16 JANUARY 1948, Page 9



THE appointment of Sir Arthur fforde as headmaster of Rugby emphasises in unprecedented fashion the importance of administration in the work of a headmaster, but it is a dangerous emphasis and a precedent which governors should follow only with great caution.

The appointment suggests that in present circumstances and in view of problems of the future, administrative rather than scholastic experience is more essential ; but the essential qualification for the office of headmaster is that he believes he has been called to the vocation of teaching, and such a call does not often come in middle age. Sir Will Spens mentions that the two greatest of Rugby headmasters, Thomas Arnold and Frederick Temple, had, when they were appointed, no experience as schoolmasters ; but in the ministry of the Church both had been called to the vocation of teaching, and this is true also of headmasters whose experience previous to school work has been as, teachers in a university. There is need to stress the importance of teaching as an essential part of a headmaster's work, and not to find excuse in the time that head- masters today give to interviews with parents or in the urgency of administrative problems. The classroom remains the supreme sphere of influence open to any schoolmaster or headmaster, but full recognition of this by a school staff is not likely if the head- master only enters a classroom two or three times a week.

A boy's estimate of a master is largely influenced consciously or unconsciously by the quality of a master's teaching work, and the same is true of a boy's estimate of his headmaster. The most important teaching work of a headmaster is with his VIth forms, and for this reason academic distinction is of importance in the selection of a headmaster, and a man with a weak honours degree is not likely to hold his own with VIth forms at most of the public schools. Nor should the headmaster limit his teaching to the VIth forms. I know a headmaster who teaches every form in the school at least once a term, and if a headmaster's ideal should be to have some personal knowledge of every boy in the school that is only possible if he is active in teaching work, ready to take the opportunity in any part of the school, in addition to what his normal teaching routine may be.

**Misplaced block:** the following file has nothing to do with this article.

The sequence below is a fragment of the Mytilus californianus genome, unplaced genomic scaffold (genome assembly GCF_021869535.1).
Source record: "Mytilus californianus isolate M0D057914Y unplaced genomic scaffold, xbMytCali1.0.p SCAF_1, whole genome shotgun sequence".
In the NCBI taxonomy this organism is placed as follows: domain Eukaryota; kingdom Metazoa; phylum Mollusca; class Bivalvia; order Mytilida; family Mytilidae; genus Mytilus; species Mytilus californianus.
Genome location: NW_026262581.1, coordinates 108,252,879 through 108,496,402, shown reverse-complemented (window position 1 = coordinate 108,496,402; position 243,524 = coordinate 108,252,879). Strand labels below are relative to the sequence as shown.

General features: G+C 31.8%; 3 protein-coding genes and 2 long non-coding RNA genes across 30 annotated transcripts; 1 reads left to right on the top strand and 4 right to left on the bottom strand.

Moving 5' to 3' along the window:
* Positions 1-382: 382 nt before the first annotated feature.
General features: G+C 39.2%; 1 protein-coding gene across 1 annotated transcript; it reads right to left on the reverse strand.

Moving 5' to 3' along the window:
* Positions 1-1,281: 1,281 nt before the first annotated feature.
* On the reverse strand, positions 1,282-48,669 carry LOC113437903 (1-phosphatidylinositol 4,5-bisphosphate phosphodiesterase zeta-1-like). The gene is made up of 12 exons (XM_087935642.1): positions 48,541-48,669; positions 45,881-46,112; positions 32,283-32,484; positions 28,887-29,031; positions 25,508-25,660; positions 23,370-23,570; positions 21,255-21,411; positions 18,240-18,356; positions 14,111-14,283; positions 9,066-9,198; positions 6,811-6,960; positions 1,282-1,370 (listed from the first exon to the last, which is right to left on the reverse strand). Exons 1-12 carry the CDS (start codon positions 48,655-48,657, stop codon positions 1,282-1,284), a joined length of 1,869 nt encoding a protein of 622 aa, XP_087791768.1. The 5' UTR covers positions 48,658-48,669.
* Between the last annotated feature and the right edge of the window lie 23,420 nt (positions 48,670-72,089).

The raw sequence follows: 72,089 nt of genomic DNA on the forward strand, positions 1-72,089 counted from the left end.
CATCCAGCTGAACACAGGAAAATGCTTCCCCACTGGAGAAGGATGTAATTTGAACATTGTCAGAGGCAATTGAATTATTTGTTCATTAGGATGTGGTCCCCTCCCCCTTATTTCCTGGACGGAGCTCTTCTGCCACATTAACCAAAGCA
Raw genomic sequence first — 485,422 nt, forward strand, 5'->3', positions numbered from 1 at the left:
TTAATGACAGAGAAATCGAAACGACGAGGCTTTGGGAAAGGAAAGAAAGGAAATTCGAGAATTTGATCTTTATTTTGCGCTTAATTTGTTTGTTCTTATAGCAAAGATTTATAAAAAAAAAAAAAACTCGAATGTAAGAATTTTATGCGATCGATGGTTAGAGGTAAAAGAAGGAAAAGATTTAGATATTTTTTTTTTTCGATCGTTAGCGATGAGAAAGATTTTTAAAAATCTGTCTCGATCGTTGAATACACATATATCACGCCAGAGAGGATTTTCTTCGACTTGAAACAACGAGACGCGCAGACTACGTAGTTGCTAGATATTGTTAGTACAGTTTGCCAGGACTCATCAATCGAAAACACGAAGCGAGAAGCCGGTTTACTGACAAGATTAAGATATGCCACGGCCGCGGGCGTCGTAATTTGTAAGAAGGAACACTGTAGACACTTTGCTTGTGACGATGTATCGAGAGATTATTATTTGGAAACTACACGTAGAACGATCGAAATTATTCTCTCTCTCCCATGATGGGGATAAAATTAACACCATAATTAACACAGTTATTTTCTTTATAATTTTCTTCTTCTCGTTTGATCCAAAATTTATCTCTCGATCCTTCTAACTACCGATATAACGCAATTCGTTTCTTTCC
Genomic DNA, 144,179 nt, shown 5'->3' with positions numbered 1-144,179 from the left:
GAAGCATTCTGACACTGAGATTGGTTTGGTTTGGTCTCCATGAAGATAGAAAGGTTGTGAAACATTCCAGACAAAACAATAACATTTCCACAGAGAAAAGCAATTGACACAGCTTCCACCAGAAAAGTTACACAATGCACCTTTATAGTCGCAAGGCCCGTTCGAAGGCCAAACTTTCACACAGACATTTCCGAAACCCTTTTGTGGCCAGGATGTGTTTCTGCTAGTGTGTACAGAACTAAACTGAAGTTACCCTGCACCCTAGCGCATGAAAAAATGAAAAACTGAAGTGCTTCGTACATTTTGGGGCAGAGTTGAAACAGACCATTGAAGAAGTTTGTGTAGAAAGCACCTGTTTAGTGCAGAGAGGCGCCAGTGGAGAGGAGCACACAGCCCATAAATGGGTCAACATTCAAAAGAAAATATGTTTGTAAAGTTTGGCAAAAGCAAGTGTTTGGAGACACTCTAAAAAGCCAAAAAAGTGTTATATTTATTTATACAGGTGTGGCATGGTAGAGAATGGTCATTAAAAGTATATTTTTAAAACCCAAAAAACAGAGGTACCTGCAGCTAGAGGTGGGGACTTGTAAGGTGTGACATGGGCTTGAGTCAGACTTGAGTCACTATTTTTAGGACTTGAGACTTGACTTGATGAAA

It cannot be easy for a headmaster without any previous experi- ence of teaching to take his part, and find in his work in the classroom the satisfaction and happiness which are the reward of the teacher who knows his job. Nor is it easy in middle age to acquire the art of teaching which most of us learned, perhaps at the

expense of our pupils, in our first appointments on coming down from the university. It was my good fortune to go to Rugby under such circumstances. How well I remember the kindly reception given me by Dr. David, and when he showed me my routine I noticed that my first lesson as a schoolmaster was to be Divinity with my form. I pleaded that I had never read Divinity, and then came his wise and encouraging reply, that if I had a reverence for the Bible and realised the difficulty of teaching Divinity, I could undertake the work. It could not have been the reply of a head- master who had never taught himself, and I left his study to prepare my first lesson as a schoolmaster.